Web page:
PIA to fly 4,000 Britons home this week

Updated April 06, 2020


Several Brits feel they’ve been "abandoned". — APP/File
Several Brits feel they’ve been "abandoned". — APP/File

LONDON: Around 4,000 people are scheduled to travel from Pakistan to the United Kingdom this week via 12 Pakistan International Airlines (PIA) flights, the British High Commissioner to Pakistan said on Sunday.

In a briefing to journalists on repatriation efforts, Dr Christian Turner said the scale of British citizens wanting to return to the UK from Pakistan is “very large” but that priority is being given to the elderly, vulnerable and those who lack support.

“We have worked very hard with the government of Pakistan and PIA to enable the departure of over 4,000 people to the UK. If you compare that to the flows of stranded Brits in most countries around the world, it is much more than what is happening from elsewhere,” Dr Turner said.

He acknowledged that there were people who wanted to get on a flight but were unsuccessful because “demand outstrips supply”.

Several Brits feel they’ve been ‘abandoned’

While 1,000 British citizens have reached the UK via special PIA flights in the past five days, scores remain anxious as their plans were plunged into uncertainty when the government of Pakistan banned commercial flights between March 21 and April 4 in efforts to curb the coronavirus spread.

On social media, several British citizens in Pakistan have said they felt “abandoned”, and shared complaints of non-availability of seats, exorbitant ticket prices and mismanagement.

At present, there are roughly 100,000 British citizens in Pakistan, of which it is estimated that 21,000 are temporary visitors from the UK. Repatriating all temporary visitors would require a complex operation involving about 100 flights.

Last week, British Transport Secretary Grant Shapps said that as many as 750,000 UK citizens were stuck overseas at the start of the coronavirus outbreak, and added that the government had so far helped more than 160,000 get home from Spain, Morocco and Cyprus via commercial airlines. Till March 31, the UK had brought back just 1,400 British nationals from Wuhan and Peru on charter flights.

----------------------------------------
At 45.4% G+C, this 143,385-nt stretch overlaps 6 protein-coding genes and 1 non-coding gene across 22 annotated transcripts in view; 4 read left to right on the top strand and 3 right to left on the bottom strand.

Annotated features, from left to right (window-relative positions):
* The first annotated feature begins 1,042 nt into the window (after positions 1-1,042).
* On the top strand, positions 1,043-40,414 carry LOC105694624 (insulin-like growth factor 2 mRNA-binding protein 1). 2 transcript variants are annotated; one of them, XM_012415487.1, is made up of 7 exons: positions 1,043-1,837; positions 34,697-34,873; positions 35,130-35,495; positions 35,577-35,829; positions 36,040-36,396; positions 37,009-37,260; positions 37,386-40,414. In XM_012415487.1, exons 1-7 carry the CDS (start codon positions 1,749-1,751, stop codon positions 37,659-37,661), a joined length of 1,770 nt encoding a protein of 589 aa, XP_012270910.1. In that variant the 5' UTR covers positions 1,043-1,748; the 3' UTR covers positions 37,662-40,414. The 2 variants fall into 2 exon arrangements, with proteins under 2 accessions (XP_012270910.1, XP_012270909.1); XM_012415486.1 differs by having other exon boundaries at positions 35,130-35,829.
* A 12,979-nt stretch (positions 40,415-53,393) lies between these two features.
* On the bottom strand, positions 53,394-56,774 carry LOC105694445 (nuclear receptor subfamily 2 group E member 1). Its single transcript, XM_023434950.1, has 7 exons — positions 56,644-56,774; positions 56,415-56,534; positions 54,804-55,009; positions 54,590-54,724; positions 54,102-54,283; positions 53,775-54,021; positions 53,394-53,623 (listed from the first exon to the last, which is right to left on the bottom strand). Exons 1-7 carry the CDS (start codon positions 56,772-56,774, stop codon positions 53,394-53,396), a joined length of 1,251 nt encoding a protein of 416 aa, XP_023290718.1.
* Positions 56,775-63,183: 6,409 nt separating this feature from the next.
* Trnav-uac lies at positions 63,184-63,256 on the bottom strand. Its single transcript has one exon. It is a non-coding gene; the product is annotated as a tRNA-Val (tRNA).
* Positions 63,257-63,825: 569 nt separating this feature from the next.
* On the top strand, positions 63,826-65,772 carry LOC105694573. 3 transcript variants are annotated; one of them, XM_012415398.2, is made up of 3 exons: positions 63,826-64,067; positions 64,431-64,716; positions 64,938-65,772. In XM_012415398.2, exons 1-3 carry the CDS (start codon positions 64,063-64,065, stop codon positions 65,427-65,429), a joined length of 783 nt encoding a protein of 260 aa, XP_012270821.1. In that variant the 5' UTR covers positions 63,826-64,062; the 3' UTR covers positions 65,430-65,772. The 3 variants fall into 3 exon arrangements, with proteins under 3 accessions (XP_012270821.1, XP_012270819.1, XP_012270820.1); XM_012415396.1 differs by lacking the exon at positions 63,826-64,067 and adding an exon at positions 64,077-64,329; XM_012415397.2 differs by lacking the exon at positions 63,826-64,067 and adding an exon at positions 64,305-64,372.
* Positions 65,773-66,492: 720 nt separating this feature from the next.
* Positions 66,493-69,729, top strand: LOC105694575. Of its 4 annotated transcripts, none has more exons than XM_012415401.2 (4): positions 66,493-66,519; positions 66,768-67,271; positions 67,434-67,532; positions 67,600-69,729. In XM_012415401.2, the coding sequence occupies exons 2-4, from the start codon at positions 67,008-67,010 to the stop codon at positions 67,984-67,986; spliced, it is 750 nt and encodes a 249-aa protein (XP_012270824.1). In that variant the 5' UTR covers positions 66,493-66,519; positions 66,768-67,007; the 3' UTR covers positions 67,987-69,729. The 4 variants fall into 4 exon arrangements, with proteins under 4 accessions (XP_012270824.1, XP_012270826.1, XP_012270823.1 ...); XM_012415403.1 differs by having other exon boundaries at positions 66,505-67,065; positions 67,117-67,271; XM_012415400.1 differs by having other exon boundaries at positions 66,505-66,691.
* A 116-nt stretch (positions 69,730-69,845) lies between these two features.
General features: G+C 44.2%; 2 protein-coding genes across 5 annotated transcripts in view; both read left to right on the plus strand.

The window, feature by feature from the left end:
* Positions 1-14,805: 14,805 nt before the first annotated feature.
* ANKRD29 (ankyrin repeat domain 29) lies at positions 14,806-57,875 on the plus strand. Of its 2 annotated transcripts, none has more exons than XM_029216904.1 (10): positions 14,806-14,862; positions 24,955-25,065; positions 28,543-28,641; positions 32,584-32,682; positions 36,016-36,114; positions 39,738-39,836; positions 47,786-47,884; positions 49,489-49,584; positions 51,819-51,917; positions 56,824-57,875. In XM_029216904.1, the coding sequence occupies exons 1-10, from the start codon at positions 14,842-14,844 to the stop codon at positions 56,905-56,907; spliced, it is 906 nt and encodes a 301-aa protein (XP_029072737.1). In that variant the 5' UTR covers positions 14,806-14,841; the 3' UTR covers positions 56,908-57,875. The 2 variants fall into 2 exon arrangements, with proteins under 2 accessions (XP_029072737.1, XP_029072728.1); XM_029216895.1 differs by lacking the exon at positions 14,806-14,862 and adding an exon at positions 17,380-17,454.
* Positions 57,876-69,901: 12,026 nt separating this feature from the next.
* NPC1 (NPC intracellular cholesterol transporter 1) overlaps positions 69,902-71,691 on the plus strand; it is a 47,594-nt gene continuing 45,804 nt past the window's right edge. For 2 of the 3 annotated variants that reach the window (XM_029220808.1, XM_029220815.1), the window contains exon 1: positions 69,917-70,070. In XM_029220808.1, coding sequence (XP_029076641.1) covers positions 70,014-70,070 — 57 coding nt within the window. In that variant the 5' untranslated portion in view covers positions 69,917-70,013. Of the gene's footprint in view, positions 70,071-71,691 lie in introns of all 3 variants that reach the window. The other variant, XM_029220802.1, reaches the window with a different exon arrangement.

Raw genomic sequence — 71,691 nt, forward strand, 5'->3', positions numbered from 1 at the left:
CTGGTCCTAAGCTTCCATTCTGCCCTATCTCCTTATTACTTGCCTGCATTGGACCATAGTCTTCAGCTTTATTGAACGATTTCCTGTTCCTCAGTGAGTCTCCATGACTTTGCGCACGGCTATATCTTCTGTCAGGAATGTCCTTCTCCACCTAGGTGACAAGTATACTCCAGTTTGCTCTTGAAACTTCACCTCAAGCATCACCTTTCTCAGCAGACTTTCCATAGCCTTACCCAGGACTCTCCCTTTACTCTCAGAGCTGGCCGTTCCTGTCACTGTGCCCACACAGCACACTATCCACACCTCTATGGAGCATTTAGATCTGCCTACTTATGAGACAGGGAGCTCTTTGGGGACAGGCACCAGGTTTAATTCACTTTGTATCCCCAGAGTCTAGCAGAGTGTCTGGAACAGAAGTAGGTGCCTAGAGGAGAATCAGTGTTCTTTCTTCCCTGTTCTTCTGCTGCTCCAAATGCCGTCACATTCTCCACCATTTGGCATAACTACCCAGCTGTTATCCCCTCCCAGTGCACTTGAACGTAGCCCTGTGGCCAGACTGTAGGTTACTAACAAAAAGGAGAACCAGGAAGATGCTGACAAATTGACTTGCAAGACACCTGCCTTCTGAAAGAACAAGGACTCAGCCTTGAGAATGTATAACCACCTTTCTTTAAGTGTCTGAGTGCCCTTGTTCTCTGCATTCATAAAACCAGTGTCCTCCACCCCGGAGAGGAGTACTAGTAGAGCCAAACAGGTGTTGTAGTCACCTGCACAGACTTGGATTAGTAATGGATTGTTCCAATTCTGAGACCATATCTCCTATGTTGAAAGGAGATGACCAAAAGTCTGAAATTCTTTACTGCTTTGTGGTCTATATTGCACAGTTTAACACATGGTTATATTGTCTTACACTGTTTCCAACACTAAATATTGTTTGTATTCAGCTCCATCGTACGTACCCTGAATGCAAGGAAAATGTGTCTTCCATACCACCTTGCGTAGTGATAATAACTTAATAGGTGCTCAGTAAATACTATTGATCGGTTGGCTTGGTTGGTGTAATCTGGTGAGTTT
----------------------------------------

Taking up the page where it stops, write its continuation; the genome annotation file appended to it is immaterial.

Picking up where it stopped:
One of the charter companies hired by the German government said it had offered assistance to the UK but that the Foreign Office had not returned its calls.

Air Charter Service, which helped organise flights following the collapse of Thomas Cook and Monarch airlines, told The Guardian that it had been hired by France, the Netherlands, the US and Germany last week but had not had any contact from the UK.

On March 31, the British government announced a £75m rescue package to repatriate an estimated 300,000 British stranded abroad because of the outbreak. While the government is not subsidising fares, it has urged airlines not to overcharge and said that those who are struggling to purchase tickets can apply for “emergency loans”. It is unclear, however, how many loan requests have been successful.

Dr Turner stressed that British citizens in Pakistan who want to travel to the UK must avail commercial flights. “Commercial flights are the most effective way for Brits to get home. Foreign Secretary Dominic Raab announced a global FCO charter operation last week; that is only a last resort when no commercial options exist. Charters will still incur costs to traveling passengers.”

Mismanagement allegations

Vulnerable citizens who were on the British High Commission’s list of priority travellers have expressed anger at PIA for asking passengers to physically visit its offices for payments and refusing online payments. As the threat of Covid-19 looms, this requirement sharply contradicts social distancing guidelines in plan to prevent the spread of the virus.

PIA spokesperson Abdullah Hafeez told Dawn that for all flights available till April 11, PIA is encouraging passengers not to visit its offices and to make digital payments instead. He added, however, that anxious travellers are still crowding their ticket offices.

“Only passengers booked on the British High Commission’s special flights were asked to visit the PIA office in person to collect tickets,” Hafeez said. “This was an exceptional case, as we did not have the ability to do their verification without their physical presence.”

When asked to share details of the hygiene and disinfection measures in place for PIA flights, Hafeez said there is a “strong regimen” in place. “The aircraft’s exposed surfaces are disinfected after every arrival. Tray service, newspaper and magazines have been discontinued and only packed food items are being given to passengers. Face masks and temperature checks are mandatory for all boarding passengers. 100 per cent of passengers returning to Pakistan on PIA flights are getting swab tests and isolation protocols are in place.”

Published in Dawn, April 6th, 2020